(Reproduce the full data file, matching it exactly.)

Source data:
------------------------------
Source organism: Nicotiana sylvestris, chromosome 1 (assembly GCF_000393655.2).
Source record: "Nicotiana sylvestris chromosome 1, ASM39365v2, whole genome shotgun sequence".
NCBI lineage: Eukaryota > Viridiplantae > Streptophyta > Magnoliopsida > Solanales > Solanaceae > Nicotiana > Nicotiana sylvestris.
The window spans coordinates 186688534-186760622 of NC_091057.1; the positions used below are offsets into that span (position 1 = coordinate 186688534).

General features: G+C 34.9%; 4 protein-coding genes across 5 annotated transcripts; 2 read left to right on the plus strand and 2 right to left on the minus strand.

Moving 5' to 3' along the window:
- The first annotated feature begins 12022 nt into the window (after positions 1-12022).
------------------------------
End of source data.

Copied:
Source organism: Nicotiana sylvestris, chromosome 1 (assembly GCF_000393655.2).
Source record: "Nicotiana sylvestris chromosome 1, ASM39365v2, whole genome shotgun sequence".
NCBI lineage: Eukaryota > Viridiplantae > Streptophyta > Magnoliopsida > Solanales > Solanaceae > Nicotiana > Nicotiana sylvestris.
The window spans coordinates 186688534-186760622 of NC_091057.1; the positions used below are offsets into that span (position 1 = coordinate 186688534).

General features: G+C 34.9%; 4 protein-coding genes across 5 annotated transcripts; 2 read left to right on the plus strand and 2 right to left on the minus strand.

Moving 5' to 3' along the window:
- The first annotated feature begins 12022 nt into the window (after positions 1-12022).